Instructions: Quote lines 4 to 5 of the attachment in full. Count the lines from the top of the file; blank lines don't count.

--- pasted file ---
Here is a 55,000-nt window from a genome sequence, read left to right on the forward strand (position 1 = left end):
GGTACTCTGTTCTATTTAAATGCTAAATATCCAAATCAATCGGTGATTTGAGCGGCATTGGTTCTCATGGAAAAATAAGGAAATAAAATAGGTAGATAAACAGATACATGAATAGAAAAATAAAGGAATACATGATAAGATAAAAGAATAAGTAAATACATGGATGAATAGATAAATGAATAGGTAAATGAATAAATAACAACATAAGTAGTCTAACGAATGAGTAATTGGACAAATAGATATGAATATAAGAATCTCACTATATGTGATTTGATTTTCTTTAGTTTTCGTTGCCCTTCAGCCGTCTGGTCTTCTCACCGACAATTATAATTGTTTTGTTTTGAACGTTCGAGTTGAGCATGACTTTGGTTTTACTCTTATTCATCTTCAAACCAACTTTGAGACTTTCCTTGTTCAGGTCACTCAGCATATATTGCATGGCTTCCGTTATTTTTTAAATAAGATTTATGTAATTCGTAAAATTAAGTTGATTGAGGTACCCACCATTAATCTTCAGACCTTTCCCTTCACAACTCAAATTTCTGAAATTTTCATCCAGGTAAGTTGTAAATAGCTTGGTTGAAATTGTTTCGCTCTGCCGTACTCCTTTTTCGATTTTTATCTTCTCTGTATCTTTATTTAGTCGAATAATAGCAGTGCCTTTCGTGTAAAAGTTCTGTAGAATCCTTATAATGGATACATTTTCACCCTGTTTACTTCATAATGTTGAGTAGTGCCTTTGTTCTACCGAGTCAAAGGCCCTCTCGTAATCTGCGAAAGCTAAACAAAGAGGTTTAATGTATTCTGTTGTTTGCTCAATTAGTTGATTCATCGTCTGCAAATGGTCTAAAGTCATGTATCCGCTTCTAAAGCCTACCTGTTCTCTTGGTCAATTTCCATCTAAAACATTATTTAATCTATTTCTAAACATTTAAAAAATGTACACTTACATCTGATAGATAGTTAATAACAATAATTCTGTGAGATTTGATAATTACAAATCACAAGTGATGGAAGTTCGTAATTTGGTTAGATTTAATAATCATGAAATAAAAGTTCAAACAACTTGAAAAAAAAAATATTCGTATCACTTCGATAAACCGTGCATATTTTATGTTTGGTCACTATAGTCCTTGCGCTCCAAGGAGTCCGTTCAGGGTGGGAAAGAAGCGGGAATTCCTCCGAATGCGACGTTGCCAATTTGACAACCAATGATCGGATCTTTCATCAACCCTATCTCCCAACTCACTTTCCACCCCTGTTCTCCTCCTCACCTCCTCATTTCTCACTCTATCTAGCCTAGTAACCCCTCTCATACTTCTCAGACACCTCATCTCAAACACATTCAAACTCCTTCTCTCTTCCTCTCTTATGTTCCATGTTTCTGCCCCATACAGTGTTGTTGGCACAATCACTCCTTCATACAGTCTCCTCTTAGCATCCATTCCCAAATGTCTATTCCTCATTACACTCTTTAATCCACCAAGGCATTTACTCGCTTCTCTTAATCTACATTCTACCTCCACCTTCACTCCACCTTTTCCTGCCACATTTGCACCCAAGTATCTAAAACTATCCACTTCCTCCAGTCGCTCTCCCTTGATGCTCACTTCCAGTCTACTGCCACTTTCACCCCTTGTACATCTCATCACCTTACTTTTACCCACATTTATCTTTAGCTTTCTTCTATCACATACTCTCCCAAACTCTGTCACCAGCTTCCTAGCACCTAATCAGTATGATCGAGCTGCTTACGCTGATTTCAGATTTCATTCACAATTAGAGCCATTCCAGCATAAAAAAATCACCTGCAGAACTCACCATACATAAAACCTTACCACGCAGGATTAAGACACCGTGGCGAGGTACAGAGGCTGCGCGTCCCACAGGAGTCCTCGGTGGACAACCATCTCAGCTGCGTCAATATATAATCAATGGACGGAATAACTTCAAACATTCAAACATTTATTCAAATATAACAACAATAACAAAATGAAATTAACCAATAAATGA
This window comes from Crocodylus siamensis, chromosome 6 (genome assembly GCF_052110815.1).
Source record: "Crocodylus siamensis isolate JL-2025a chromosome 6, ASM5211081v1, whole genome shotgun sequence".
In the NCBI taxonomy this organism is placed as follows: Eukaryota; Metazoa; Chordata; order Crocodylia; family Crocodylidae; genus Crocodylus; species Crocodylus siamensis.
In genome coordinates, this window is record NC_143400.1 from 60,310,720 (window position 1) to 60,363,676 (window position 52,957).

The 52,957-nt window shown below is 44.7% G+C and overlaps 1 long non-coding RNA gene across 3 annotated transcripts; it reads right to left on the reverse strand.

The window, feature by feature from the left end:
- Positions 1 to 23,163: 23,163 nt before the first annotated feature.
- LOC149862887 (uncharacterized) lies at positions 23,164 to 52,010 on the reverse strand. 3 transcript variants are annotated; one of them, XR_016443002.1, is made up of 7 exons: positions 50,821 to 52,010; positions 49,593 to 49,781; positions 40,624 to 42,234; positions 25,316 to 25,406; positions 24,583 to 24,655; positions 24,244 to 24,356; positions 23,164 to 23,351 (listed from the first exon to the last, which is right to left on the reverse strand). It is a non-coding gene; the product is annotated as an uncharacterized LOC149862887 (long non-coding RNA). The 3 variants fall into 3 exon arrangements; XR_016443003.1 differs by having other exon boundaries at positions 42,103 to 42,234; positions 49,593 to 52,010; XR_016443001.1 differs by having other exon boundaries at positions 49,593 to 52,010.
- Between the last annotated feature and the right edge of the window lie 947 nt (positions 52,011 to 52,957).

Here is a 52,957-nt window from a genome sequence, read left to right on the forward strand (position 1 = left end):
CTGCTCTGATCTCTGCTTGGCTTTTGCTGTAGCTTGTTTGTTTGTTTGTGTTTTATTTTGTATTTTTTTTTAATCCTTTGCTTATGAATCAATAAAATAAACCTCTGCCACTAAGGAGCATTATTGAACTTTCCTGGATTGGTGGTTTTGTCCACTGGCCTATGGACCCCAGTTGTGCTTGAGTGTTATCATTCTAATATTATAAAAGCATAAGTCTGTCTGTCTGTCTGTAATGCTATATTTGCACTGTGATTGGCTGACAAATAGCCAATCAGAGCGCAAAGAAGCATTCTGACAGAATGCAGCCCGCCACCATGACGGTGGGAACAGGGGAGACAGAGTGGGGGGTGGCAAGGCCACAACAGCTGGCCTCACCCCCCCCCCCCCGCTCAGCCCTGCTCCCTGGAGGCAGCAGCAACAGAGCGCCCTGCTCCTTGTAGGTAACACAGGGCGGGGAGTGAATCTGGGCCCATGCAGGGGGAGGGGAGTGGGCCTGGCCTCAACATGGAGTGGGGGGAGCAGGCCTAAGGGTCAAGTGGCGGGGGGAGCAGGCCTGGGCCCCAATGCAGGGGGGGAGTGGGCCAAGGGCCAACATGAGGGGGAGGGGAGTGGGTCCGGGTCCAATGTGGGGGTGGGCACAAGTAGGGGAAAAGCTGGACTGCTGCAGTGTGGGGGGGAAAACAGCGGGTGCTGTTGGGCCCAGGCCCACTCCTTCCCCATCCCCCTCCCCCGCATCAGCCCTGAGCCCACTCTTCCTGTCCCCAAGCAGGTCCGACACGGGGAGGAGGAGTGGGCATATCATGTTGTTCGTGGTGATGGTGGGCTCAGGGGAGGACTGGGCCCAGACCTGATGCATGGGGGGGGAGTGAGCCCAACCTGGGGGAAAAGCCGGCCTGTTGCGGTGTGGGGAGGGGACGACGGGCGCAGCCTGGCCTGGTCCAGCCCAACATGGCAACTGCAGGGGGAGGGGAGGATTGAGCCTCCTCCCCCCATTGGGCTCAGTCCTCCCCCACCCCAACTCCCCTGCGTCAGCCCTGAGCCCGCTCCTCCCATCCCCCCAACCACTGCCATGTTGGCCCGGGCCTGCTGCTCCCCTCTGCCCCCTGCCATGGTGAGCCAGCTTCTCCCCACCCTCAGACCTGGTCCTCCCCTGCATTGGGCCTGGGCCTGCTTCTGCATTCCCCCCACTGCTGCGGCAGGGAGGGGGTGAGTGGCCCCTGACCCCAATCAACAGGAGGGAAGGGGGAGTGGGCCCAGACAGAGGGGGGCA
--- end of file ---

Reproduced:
Source record: "Crocodylus siamensis isolate JL-2025a chromosome 6, ASM5211081v1, whole genome shotgun sequence".
In the NCBI taxonomy this organism is placed as follows: Eukaryota; Metazoa; Chordata; order Crocodylia; family Crocodylidae; genus Crocodylus; species Crocodylus siamensis.